We all know that drinking skim milk is one of the best ways to keep your weight under control. Or at least we thought we did. NPR recently reported on The Full-Fat Paradox: Whole Milk May Keep us Lean. They cited two different research studies that concluded that people that drink full-fat milk are actually leaner!
OK but we definitely know that getting older means feeling older, getting frail, and decreasing energy. It doesn’t have to be that way. According to this article by Deepak Chopra, lifestyle changes can positively impact each of these areas. I for one found this to be encouraging.
If these long-held beliefs can be reversed, it got me thinking about what in a typical small business is not true – or no longer true – and needs to be challenged.
Here are five things that we commonly hear business owners claim, and a few ideas on how to uncover the truth and correct these common business myths.
#1. ) My employees are the best in the business.
Maybe your employees have great technical skills. But do they also have the attitude, work ethic and interpersonal skills to make your organization shine. If you haven’t done so for a while, you may want to take a really hard look at your staff and ensure that your employees are a great fit for their role and that they have not become complacent.
A TriMetrix assessment is a great place to start. As Jim Collins says in Good to Great, good companies that aspire to be great “start by getting the right people on the bus, the wrong people off the bus, and the right people in the right seats.”
#2.) Our customers are loyal and would never leave us.
True customer loyalty has always been a hard thing to assess. Will your customers really stay with you if a competitor comes along with an innovation that leapfrogs your offering and creates more value for your market? Will your customers stay with you if someone offers an equivalent product or service that is significantly cheaper?
The good news is that research has shown that there is an objective assessment of customer loyalty called the Net Promoter ScoreSM (NPS). It’s a simple customer satisfaction assessment that can either support your claim of customer loyalty or expose the fact that you need to make some changes.
#3.) We provide the best quality service in the industry.
Do you have an objective way to assess this? If you are a software company, have you done a Capability Maturity Model (CMM) assessment to determine your quality level? If you are in manufacturing, do you have an ISO certification? Have you considered applying for the Malcolm Baldrige Performance Excellence Program? Consider TAB Member Terry May who has achieved this prestigious award, not once but twice!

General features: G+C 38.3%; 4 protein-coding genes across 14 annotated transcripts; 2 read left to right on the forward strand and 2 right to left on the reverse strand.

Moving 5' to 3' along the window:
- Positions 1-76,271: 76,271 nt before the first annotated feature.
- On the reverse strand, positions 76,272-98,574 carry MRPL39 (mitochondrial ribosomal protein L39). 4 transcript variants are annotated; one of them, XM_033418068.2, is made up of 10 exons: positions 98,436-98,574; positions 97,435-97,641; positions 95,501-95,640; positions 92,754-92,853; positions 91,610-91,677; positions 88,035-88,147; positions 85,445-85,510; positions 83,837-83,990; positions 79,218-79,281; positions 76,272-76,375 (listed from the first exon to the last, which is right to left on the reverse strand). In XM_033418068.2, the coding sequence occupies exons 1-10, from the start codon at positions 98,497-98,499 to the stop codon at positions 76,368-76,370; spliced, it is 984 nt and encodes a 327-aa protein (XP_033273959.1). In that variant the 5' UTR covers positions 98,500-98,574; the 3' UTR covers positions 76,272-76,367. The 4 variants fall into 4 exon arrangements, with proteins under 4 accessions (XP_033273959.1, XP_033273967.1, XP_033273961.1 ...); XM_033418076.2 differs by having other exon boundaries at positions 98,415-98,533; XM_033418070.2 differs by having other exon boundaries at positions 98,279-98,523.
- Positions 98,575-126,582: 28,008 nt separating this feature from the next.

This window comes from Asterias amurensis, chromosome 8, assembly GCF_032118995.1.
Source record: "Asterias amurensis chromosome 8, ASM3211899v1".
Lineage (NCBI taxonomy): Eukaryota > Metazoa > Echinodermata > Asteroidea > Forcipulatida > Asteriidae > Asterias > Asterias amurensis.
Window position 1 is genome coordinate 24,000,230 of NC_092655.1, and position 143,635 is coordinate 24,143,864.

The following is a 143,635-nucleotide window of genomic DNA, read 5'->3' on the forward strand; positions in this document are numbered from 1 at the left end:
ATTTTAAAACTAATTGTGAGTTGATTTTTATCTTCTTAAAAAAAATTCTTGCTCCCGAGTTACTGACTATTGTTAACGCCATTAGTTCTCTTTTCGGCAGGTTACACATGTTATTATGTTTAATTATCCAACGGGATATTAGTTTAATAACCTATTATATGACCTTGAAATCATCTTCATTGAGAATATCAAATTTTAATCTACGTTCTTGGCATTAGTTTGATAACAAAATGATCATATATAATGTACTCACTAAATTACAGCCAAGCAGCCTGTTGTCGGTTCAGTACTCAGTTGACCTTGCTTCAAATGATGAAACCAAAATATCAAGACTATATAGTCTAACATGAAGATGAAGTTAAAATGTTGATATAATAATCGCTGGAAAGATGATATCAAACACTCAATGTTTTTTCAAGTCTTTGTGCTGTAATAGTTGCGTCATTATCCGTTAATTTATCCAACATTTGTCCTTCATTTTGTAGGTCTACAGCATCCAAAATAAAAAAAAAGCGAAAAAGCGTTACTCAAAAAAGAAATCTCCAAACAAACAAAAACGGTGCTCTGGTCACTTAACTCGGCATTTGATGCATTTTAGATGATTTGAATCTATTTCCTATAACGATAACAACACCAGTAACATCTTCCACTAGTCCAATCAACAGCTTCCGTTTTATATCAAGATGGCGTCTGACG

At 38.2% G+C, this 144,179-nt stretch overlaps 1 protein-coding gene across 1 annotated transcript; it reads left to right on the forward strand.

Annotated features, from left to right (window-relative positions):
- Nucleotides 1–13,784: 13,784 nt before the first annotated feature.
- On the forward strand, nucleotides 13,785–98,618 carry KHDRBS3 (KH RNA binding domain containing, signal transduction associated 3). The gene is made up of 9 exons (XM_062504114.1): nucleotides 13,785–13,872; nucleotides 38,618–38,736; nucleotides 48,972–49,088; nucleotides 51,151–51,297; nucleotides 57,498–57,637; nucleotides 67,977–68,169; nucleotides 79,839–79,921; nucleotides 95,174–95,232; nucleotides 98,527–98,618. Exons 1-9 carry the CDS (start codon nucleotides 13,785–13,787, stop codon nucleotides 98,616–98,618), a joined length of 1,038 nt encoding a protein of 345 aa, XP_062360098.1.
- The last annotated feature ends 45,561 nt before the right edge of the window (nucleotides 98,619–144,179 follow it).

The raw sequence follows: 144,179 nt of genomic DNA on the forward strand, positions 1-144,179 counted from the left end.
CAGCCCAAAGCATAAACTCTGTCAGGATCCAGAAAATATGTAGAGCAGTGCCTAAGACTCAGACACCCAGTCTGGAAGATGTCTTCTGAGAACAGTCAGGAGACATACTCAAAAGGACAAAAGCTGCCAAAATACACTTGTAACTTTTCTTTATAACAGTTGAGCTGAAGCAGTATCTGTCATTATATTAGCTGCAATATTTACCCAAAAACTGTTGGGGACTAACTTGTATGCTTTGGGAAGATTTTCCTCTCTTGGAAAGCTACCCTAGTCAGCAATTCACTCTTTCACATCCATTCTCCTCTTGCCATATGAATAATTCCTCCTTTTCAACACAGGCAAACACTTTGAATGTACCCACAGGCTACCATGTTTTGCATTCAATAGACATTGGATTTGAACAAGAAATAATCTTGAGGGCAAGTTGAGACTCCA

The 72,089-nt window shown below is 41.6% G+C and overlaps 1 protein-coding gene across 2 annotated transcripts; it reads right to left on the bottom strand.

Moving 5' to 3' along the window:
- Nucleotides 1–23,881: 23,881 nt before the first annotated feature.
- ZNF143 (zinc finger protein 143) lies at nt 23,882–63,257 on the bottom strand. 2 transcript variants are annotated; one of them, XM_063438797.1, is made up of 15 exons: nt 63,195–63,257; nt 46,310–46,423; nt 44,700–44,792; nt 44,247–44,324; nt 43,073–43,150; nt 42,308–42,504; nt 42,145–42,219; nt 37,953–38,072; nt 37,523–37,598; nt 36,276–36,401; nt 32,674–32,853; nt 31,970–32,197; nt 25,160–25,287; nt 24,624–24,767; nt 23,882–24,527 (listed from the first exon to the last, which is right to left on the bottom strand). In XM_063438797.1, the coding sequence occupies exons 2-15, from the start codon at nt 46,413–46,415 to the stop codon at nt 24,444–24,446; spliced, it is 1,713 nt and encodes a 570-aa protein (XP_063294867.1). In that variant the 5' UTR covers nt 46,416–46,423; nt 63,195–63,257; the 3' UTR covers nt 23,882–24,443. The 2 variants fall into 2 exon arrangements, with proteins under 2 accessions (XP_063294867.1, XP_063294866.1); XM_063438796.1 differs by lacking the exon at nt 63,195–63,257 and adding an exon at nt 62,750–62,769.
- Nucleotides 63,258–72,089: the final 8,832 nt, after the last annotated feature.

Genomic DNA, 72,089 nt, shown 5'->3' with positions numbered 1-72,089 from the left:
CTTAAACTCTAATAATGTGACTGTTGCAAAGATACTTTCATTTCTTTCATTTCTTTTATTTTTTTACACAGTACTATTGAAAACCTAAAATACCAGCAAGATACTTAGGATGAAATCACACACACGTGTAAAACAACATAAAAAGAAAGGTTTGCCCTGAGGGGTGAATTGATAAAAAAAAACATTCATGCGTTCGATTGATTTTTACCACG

#4.) We know exactly where we’re going as a business.
Hopefully you have a vision for your business, some goals along the way to get there, strategies to achieve your goals and specific plans to get you there – and that it’s all written down. Is your vision just a growth vision, or does it also include the culture of your business, new areas that you’d like to expand into and how your role within the business will be balanced with your personal life? As Antoine de Saint-Exupery wrote, “A goal without a plan is just a wish.”
The benefits of creating a strategic plan are clear. Dr. Gail Matthews, a psychology professor at Dominican University in California, found that you are 33% more likely to achieve your goals just by writing them down.
#5.) Everyone is on the same page and working towards common goals.
We call this alignment. It amazes us how often a business owner thinks the organization understands his or her vision and is working towards this vision – when they really aren’t. They absolutely want to support the owner. But the vision is not as clear as the owner thinks it is, the goals are not spelled out or the way in which an individual’s job can contribute to these goals is just not very clear to them.
The good news is that there are proven techniques for creating alignment in your business so that everyone is working towards a common goal.
For your business, I hope I’m wrong. There are plenty of businesses out there that can legitimately claim that their long-held beliefs are indeed fact and not fiction. There are other claims that give a business owner comfort, but aren’t really true. Be sure that you are challenging yourself to unveil potential business myths in your beliefs. As for me, I’m going to go have a glass of whole milk!
What other common business myths have you observed?